Protecting Children in Armed Conflict: Voices from the field

Chief Child Protection Advisers (CPA) from Somalia, the Democratic Republic of the Congo and Afghanistan were gathered in New York on 19 September to brief Member States, Officials and Partners on the crucial transversal work done by CPAs in the field to better protect children living in areas affected by conflicts.

The event Protecting Children in Armed Conflict: Voices from the field responded to ongoing preoccupations on the plight of children affected by armed conflicts, and situated the roles of Child Protection Advisers, within the broader child protection architecture, both of the United Nations and in the cooperation with multilateral organizations such as NATO and regional organizations such as the African Union. The event was organized jointly by the Office of the Special Representative of the Secretary-General for Children and Armed Conflict (OSRSG-CAAC), the Government of Sweden, the Department of Peacekeeping Operations (DPKO) and UNICEF.

Despite progress made during the past decade, children across the globe continue to be victims of grave violations in situations of armed conflict. As we speak, thousands of children, both boys and girls, continue to suffer and witness acts of violence by parties to conflict who continue to disregard international humanitarian and human rights obligations and standards.

“I was in Kananga, Kasai province, just 5 days ago. There, I witnessed the separation of 70 children, from the Kamuina Nsapu militia. A third of them were girls, the youngest was 4 years old,” recalled Dee Brillenburg-Wurth, Chief Child Protection Adviser for MONUSCO.

In total, 290 children were separated from this militia last week by MONUSCO Child Protection Advisers and handed over to UNICEF and their partners for temporary care, family tracing and psychosocial support.

The crucial cooperation between Child Protection Advisers of UN Peacekeeping Operations and Political Missions and UNICEF was highlighted by the Special Representative of the Secretary-General for Children and Armed Conflict, Virginia Gamba, in her opening remarks: “Having dedicated professionals working on child protection has led to impressive results. Their work, in combination with numerous other partners, has resulted in the signature of 28 action plans in the past two decades. These are written commitments by parties to conflict to end and prevent grave violations against children,” she explained.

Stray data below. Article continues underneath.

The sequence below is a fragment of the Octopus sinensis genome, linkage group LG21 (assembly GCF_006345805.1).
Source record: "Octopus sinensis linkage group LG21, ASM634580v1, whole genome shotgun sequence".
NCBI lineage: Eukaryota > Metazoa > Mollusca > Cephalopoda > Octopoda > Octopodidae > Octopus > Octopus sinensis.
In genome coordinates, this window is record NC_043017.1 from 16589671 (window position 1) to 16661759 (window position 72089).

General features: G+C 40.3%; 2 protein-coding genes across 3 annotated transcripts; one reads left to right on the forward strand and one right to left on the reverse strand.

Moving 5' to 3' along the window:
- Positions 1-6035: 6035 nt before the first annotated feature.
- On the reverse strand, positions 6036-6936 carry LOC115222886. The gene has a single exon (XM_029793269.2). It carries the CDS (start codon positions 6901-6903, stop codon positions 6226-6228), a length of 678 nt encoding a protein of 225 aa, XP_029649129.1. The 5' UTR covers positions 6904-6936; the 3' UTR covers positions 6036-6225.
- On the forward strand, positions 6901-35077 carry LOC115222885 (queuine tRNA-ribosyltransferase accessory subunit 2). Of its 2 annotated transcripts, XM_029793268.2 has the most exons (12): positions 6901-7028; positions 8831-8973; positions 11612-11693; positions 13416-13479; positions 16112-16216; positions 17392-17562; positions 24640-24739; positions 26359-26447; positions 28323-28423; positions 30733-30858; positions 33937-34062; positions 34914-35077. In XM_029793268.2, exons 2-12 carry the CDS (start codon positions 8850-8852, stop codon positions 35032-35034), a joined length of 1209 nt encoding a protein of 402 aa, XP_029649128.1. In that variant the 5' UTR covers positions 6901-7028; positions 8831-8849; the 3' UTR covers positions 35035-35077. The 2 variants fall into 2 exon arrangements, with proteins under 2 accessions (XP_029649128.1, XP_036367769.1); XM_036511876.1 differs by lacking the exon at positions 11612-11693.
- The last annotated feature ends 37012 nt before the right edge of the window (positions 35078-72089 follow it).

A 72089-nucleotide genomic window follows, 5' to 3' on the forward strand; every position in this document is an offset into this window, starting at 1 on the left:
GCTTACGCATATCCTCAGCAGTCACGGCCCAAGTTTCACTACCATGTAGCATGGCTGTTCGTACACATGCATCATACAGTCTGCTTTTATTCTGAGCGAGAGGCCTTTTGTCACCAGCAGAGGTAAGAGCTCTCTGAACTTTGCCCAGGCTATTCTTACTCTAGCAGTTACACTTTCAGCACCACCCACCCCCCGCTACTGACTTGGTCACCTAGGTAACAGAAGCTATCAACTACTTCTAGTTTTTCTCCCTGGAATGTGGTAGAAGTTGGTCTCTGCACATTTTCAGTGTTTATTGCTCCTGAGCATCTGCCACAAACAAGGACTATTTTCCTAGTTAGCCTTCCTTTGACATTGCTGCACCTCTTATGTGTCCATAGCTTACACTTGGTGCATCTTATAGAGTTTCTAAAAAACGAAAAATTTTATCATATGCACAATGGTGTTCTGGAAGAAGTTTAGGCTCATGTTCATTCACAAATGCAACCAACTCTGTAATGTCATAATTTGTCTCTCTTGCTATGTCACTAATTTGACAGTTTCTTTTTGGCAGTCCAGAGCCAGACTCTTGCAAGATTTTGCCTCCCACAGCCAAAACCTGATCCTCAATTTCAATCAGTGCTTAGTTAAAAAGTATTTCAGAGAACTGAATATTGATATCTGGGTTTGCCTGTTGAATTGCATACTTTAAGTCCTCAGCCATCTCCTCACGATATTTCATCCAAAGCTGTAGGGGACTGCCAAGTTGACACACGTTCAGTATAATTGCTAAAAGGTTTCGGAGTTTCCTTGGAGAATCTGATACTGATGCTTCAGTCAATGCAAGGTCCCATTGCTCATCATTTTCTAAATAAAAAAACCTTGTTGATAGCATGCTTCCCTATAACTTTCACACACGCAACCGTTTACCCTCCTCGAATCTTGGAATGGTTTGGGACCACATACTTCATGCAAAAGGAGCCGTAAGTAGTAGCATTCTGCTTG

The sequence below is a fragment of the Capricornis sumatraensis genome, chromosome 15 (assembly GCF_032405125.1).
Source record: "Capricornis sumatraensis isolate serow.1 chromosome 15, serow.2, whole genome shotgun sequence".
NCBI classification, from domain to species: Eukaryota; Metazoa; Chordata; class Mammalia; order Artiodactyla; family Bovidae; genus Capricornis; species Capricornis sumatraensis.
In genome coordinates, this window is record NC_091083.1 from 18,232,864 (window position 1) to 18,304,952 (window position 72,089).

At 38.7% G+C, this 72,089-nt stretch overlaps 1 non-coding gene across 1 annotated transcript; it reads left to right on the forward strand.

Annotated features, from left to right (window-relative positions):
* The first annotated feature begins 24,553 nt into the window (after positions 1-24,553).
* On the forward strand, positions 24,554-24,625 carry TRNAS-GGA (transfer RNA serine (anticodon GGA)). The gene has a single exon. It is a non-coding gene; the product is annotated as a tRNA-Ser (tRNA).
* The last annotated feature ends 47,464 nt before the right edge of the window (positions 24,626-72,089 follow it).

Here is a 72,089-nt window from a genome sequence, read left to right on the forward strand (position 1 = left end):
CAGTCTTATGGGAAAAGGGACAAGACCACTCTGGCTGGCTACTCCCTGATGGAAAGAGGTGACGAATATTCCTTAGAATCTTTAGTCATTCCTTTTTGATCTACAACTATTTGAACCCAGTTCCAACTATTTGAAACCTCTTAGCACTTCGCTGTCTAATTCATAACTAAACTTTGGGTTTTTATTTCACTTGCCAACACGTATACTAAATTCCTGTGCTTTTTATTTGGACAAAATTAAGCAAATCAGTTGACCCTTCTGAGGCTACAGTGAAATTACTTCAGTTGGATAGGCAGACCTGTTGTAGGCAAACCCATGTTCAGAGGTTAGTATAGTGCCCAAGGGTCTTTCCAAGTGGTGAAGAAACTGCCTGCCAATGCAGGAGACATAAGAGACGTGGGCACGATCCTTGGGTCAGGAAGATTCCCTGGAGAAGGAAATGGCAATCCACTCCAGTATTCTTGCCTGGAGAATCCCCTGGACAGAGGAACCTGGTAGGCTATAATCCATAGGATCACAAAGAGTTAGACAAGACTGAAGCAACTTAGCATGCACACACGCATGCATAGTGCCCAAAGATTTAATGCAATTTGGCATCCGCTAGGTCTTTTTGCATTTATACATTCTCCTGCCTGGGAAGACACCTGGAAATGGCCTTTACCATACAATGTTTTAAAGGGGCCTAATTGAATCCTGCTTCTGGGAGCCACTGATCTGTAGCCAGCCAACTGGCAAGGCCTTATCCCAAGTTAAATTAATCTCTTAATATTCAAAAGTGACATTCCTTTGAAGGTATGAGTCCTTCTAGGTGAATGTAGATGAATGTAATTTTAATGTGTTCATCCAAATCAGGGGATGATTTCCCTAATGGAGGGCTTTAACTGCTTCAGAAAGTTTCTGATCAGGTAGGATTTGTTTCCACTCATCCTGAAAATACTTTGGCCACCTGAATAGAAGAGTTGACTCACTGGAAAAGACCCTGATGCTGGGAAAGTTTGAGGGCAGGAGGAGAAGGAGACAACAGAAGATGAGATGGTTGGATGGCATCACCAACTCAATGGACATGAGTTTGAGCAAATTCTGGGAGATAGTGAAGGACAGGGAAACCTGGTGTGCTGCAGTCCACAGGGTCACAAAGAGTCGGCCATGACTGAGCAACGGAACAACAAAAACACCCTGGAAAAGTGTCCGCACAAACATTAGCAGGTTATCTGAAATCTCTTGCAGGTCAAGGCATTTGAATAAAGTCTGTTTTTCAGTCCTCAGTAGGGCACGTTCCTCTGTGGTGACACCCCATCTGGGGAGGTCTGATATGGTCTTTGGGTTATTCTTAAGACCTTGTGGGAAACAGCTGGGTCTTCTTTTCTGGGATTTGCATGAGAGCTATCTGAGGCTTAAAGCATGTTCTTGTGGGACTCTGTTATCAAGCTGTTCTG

The first Child Protection Adviser was deployed 17-years ago to the UN Mission in Sierra Leone (UNAMSIL) to support its leadership in mainstreaming child protection concerns in the work of the UN Mission). “Today, CPAs are deployed in five peacekeeping operations (MINUSCA, MINUSMA, MONUSCO, UNAMID and UNMISS), where they advise the mission leadership and ensure that child protection issues are mainstreamed throughout the mission’s work,” highlighted the Assistant Secretary-General for Rule of Law and Security Institutions in DPKO, Mr. Alexander Zuev.

Since 2005, the Monitoring and Reporting Mechanism (MRM) has been an effective tool for the United Nations to foster accountability and compliance with international law and child protection standards. It was established by Security Council Resolution 1612 to collect accurate, timely, objective and reliable information on six grave violations committed against children affected by armed conflict (1).

In Somalia, the detention of children for their alleged association with Al-Shabaab (AS) remains a major concern, explained Leopold Kouassi, Senior Child Protection Adviser with the UN Mission in Somalia (UNSOM) . “But enhanced engagement by the United Nations led to the transfer of 64 children from the former Serendi rehabilitation program for ex-AS fighters to child protection actors in 2015, as well as the release of 110 children from detention centers and prisons in 2016 and 2017,” he added.

In Afghanistan, where every third civilian casualty is a child, the NATO Resolute Support Mission (RSM) has sought to integrate child protection in its work, including by establishing the position of ’Senior Child Protection Adviser’ in Kabul, explained Swen Dornig, who is currently holding the position: “Through the Children and Armed Conflict Adviser, RSM also ensures that measures taken to protect children are conducted in a concerted manner and in close cohesion with the international community and the Child Protection Section of the UN Mission in Afghanistan (UNAMA),” he added.

The event allowed panelists to discuss with participants the challenges and successes of child protection work in the field, and express their views on how to better respond to grave violations committed against children in conflicts.

Since 1999, the systematic engagement of the UN Security Council has firmly placed the situation of children affected by armed conflict as an issue affecting peace and security. “How we deal with children affected by armed conflict today has profound consequences for their futures and the futures of their countries,” underlined the Minister for Foreign Affairs of Sweden, Ms. Margot Wallström.

Since its resolution 1314 (2000), the Security Council has systematically called, in all its resolutions on Children and Armed Conflict, for the deployment of Child Protection Advisors to UN Peacekeeping Operations and Political Missions. The Security Council has also included similar provisions in the mandates of those operations and missions.

(1) The six grave violations against children are: 1) Killing and maiming of children; 2) Recruitment and use of children ; 3) Rape and other forms of sexual violence against children; 4) Attacks against schools or hospitals; 5) Abduction of children; 6) Denial of humanitarian access for children.